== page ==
Altruism is one of the most intriguing virtues. I have always found it to be “upon high,” very worthy, truly excellent. It has been called “selfishness in reverse,” and is basically when a person is helpful to another when “no benefits are expected or offered in return.” It sometimes involves self-sacrifice (for example, if you give money to someone, you don’t have that money any longer, or if you run into a burning building, you may be injured). It’s human beings helping human beings, and choosing to allocate valuable resources in such a way that one does not expect to keep a lion’s share of it. Is it real? How does is mesh with capitalism and the “rugged individualism” that the wealthy and powerful have fomented in this country since the very beginning? Is love really the answer?Read More
October 4th, 2018
Eleanor and Gilbert Kraus are very likely two of the greatest unsung heroes in American history – at least, in Jewish history. I watched a documentary about their courageous acts (in 1939), which amounted to nothing less than a full-throated display of magnanimity and altruism. Here is their story. I will also include a selection of quotations about magnanimity by noted Holocaust survivors, human rights activists, altruism researchers, and stalwart exemplars of virtue and honor such as Elie Wiesel, Nelson Mandela, Anne Frank, Martin Luther King, Jr., and Viktor Frankl.Read More
September 8th, 2018
In 399 B.C.E., the year Socrates was put on trial in ancient Athens, he met a prosecutor (for lack of a better word) on the steps of the Court of Archon. His name was Euthyphro, and, astonishingly, he was prosecuting his very own father for murder. He felt it would be “pollution” to allow his father to go unpunished; a stain upon his good name. They get to talking, and soon Socrates has the arrogant man in his grasp. This blog is about the nature of values according to Socrates, which is essentially Socratic dialogue. The question being explored, specifically, is whether goodness is goodness because the Ancient Greek gods want it to be so, or do they see goodness when they look upward, just like we humans do?Read More
September 5th, 2018
For the moment, envision the high values and virtues – wisdom, truth, justice, beauty, passion, love, honor, strength, courage, etc. – as upon high; imagine they are personified, represented by gods and goddesses. Athena of course would symbolize wisdom; courage might be Apollo; Woden is strength, and so on. This idea was exemplified to great effect by Ancius Boethius. What he was thinking popped into my head when I looked at a picture of the anti-Christ, Donald Trump. Let me tell you about philosophy and Boethius. In his The Consolation of Philosophy he spoke reverently of the word, and use the pronoun she to refer to wisdom and philosophy. He believed she watched over him, guided him, and could save him from his fate as a prisoner. I have hope that Wisdom is ever-ready to guide us from here to where we as individuals, communities and especially as a nation, we need to be.Read More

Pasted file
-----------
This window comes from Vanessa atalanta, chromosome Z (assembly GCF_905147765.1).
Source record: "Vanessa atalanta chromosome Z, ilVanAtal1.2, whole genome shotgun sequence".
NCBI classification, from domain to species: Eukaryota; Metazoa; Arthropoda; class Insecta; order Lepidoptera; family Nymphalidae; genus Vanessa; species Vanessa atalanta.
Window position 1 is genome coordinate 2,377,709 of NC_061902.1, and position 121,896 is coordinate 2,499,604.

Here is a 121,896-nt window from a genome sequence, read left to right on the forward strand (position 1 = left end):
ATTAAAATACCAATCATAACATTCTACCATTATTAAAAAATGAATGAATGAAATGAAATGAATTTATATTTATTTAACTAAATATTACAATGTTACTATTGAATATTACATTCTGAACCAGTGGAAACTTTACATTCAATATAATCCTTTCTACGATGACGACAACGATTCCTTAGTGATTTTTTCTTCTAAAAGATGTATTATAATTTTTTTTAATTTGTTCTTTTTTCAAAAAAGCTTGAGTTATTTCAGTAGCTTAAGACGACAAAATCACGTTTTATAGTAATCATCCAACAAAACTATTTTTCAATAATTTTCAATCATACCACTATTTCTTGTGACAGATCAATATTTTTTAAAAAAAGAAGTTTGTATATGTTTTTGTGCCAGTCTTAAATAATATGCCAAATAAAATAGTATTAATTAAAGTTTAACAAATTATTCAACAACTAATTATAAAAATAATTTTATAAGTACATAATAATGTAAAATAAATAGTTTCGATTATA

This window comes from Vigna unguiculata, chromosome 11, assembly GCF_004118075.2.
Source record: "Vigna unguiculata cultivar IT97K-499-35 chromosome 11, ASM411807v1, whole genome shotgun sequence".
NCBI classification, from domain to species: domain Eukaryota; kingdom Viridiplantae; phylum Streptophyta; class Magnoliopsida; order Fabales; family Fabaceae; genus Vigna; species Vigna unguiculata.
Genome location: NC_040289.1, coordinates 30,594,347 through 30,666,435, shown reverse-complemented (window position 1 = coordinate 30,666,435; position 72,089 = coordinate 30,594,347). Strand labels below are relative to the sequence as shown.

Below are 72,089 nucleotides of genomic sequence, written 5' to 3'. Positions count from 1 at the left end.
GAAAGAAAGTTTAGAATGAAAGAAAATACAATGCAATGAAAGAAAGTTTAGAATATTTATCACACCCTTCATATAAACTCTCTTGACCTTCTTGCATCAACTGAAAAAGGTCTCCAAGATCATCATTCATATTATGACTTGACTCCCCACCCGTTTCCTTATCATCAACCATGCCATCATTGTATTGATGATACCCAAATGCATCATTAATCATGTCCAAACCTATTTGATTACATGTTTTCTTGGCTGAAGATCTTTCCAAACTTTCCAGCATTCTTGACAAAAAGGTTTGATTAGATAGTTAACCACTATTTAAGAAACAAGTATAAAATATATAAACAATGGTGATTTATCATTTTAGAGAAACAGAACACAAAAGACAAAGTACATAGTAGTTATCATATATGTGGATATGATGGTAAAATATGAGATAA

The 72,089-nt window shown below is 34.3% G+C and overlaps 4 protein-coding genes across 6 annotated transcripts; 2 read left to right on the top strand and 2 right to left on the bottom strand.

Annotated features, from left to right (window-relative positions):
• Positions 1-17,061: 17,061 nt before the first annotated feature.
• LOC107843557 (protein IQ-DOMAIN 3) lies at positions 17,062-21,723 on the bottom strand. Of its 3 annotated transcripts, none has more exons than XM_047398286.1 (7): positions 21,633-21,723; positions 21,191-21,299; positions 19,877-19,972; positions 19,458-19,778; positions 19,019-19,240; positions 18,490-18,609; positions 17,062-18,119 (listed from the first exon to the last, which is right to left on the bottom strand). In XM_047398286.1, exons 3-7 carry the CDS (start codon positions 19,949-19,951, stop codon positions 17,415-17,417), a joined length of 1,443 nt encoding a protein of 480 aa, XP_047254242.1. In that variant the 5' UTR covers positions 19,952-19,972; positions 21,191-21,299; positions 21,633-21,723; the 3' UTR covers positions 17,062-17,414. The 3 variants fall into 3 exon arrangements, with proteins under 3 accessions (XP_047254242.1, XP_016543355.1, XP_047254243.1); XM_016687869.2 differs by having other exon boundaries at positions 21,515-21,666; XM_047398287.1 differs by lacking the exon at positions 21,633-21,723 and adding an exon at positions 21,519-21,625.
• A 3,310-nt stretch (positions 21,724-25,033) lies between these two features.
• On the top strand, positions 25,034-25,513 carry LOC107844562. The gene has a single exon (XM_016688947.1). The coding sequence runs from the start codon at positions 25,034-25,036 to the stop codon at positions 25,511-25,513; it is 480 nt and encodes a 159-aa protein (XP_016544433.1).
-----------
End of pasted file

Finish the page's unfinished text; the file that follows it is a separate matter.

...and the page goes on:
September 2nd, 2018
America, if it were a person, would be experiencing anxiety, self-doubt, egocentrism, confusion, self-loathing, and narcissism. Life has never been easy or uniformly positive for all but the wealthy, and even then, the rich aren’t any happier than the other social classes. It’s true, there was what some consider to be a “golden era” as we came out of World War II. The wealthy and corporations paid a large share of the tax burden, had more in common with the other social classes (e.g., “the Commons” were more robust then), and jobs were well-paying and fairly secure. Despite the racial, gender and sexual orientation problems that plagued America then, it was a time of general prosperity, social mobility, and optimism. Something has gone awry to an increasingly dire degree; if America were a person it would be spending a lot of time in bars, occasionally getting into a fight while intoxicated, and dealing with a persistent cough. The values and virtues America desperately needs are the subjects of this blog. It entails social criticism, but I think America can look to its “better angels”, as Lincoln put it. We have to do it.Read More